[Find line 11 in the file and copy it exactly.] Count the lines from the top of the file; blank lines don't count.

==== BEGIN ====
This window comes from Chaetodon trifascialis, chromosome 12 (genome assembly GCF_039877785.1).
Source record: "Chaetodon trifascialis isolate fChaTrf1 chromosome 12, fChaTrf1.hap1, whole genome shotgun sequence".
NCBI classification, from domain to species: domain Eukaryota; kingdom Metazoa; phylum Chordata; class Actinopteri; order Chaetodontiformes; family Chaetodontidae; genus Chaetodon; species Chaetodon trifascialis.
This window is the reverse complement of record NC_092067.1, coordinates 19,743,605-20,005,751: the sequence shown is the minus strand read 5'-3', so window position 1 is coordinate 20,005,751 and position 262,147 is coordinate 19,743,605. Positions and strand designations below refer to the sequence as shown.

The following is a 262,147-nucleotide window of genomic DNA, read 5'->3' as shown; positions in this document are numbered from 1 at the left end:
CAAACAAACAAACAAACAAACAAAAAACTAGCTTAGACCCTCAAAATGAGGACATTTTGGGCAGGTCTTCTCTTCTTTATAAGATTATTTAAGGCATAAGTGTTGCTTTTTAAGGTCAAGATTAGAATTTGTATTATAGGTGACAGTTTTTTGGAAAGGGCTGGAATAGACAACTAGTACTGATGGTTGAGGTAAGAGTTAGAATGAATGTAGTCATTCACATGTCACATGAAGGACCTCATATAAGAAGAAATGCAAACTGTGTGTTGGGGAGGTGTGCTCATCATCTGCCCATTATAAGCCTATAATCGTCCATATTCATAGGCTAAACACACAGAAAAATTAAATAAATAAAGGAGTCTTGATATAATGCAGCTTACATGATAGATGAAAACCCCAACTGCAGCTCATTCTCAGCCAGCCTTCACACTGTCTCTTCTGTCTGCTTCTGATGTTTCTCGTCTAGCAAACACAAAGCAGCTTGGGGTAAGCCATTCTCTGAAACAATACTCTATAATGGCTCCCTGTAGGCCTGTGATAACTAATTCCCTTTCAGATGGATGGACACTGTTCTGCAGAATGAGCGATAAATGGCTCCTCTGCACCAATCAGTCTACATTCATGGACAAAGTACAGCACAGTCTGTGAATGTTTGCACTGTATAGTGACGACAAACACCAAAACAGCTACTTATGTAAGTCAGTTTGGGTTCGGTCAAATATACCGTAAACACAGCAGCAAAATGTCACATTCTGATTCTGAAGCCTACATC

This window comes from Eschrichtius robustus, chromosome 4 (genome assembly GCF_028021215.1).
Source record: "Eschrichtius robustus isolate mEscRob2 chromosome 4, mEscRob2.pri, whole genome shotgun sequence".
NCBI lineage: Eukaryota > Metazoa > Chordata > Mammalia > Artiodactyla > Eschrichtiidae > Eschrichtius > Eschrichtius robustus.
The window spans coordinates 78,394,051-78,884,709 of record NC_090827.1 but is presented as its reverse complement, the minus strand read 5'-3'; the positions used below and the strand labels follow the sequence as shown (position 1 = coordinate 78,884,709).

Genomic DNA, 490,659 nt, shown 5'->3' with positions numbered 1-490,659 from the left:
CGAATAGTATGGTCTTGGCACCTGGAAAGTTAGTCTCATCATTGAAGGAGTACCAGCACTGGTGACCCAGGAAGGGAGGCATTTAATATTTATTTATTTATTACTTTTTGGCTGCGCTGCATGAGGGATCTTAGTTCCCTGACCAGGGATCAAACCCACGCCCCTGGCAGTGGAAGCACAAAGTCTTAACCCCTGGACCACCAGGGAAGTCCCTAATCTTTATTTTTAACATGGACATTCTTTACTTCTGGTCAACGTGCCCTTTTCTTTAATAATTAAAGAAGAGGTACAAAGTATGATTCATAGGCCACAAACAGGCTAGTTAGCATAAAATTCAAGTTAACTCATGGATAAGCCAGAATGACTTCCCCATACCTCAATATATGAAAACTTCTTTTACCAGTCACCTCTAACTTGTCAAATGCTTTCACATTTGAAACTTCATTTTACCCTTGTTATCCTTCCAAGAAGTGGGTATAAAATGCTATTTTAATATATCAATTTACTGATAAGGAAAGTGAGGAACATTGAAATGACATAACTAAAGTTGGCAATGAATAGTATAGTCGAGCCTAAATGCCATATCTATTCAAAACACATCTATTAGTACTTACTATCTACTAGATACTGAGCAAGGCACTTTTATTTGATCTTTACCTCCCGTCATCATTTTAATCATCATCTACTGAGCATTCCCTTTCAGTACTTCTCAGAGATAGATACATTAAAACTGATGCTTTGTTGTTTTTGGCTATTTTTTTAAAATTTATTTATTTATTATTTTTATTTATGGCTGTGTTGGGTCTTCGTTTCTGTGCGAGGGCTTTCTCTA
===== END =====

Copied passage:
Genomic DNA, 490,659 nt, shown 5'->3' with positions numbered 1-490,659 from the left: